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Partial economic data points to a continued slowdown in economic growth in China. Industrial production slowed further in August held back by weak export growth (Europe) and destocking also played a significant part in the slowdown. On a brighter note, destocking bodes well for future production. Recent PMI manufacturing data has been soft, particularly new export orders. There is no sign of an imminent turnaround there.
Fixed asset investment has also slowed further. However a breakdown of that result shows manufacturing investment was weak, but infrastructure staged a modest recovery. That reflects previously announced new infrastructure projects now impacting the activity data.
On the positive side of the ledger, exports recovered somewhat in August but growth remains well below recent levels. Retail sales continue to hold at around the 13% annual growth rate, and money supply and loans growth are both staging a modest recovery. The recovery in loans primarily reflects recent reductions in the bank reserve ratio. Finally, while the manufacturing sector is slowing, the non-manufacturing is holding up well. New orders in the non-manufacturing PMI are still running at healthy levels.
The housing market is also showing some recovery, both in terms of prices and volumes, suggesting that Chinese authorities may have been successful in deflating the property bubble without popping it. It means the authorities will be cautious about easing too aggressively in the period ahead and risking a renewed reheating of that sector.
Inflation is currently low although base effects and higher commodity prices mean we are now through the low point on the cycle. After reaching 1.8% in the year to July, the annual rate rose to 2.0% and we think it will head back to around 3.5% over the next 12-18 months. That is still below the official inflation target of 4.0%.
This leaves room to ease both monetary and fiscal policy. We think the People’s Bank of China will move to cut interest rates and further reduce the bank reserve ratio. It is the reserve ratio where we think there is most room to move. The ratio has been lowered progressively to 20% since November last year, but remains well in excess of the 10 year average of 10%. Interest rates are likely to be cut further.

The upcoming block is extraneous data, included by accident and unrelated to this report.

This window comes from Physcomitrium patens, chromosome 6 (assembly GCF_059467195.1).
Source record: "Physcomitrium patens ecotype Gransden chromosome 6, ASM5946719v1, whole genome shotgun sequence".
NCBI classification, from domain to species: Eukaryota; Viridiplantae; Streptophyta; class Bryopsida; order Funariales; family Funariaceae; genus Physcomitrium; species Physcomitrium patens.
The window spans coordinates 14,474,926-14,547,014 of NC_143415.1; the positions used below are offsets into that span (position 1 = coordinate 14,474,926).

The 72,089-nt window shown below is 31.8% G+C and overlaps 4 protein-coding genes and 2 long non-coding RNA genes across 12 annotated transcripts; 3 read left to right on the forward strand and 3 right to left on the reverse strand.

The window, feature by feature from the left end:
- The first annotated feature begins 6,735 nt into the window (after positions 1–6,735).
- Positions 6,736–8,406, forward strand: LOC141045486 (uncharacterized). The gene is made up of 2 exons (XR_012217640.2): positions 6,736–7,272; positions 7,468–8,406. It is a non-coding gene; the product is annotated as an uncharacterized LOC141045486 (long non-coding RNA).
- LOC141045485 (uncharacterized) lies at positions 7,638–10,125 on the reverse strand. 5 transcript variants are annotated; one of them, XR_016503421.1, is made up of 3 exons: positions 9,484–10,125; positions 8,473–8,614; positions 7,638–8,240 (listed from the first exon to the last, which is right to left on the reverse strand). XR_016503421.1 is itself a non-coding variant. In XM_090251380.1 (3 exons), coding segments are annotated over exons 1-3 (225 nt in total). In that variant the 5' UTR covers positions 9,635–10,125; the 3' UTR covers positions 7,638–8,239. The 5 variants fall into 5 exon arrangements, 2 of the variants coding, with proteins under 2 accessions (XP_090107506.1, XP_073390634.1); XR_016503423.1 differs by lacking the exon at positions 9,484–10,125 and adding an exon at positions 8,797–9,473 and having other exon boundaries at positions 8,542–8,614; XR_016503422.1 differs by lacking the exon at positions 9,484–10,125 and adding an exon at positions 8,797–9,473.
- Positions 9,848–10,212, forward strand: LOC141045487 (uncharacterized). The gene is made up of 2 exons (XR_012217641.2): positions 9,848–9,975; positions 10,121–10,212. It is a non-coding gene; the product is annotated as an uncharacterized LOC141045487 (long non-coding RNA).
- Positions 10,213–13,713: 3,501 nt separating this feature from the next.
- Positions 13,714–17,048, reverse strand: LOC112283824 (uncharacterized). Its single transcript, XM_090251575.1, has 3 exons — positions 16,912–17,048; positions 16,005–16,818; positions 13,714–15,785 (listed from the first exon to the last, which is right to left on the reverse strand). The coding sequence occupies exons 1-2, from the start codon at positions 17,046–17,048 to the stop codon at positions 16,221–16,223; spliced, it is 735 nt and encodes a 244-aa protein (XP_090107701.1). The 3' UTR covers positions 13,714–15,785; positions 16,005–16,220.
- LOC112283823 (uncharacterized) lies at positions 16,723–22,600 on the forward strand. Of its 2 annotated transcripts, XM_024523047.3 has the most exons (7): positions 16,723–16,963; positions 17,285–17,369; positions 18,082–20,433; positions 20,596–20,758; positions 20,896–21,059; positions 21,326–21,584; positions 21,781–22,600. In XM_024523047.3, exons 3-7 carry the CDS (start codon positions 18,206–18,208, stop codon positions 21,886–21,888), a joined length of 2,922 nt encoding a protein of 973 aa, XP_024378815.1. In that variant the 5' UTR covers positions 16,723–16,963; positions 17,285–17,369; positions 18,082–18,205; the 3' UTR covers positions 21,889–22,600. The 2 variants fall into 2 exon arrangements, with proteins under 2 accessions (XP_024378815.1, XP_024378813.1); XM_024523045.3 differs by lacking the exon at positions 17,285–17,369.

Increased infrastructure spending will continue to play a part in the stimulus. Indeed the National Development and Reform Commission (NDRC) has just announced a number of new rail infrastructure projects. However, we don’t expect to see a wholesale increase in spending. That would risk reigniting criticism following the 2008/09 stimulus package that led to the speculative property bubble and build up in local government debt. It would also be counter to the government’s aspirations of better quality growth and they will be keen not to inflate another bubble in parts of the property market.
With continued weakness in Europe and a slow policy response we have revised our China GDP forecasts down for this year and 2013. From 7.6% in the year to June 2012, we are now forecasting China will slow further to 7.2% in the year to September and to then remain at that level into the fourth quarter. From there we expect growth to stage a modest recovery into next year as destocking ends, the residential housing market continues a modest recovery and expected easier monetary and fiscal policy is forthcoming. That results in annual average growth of 7.6% in the 2012 calendar year (8.0% previously), rising to 8.0% in 2013 (8.3% previously).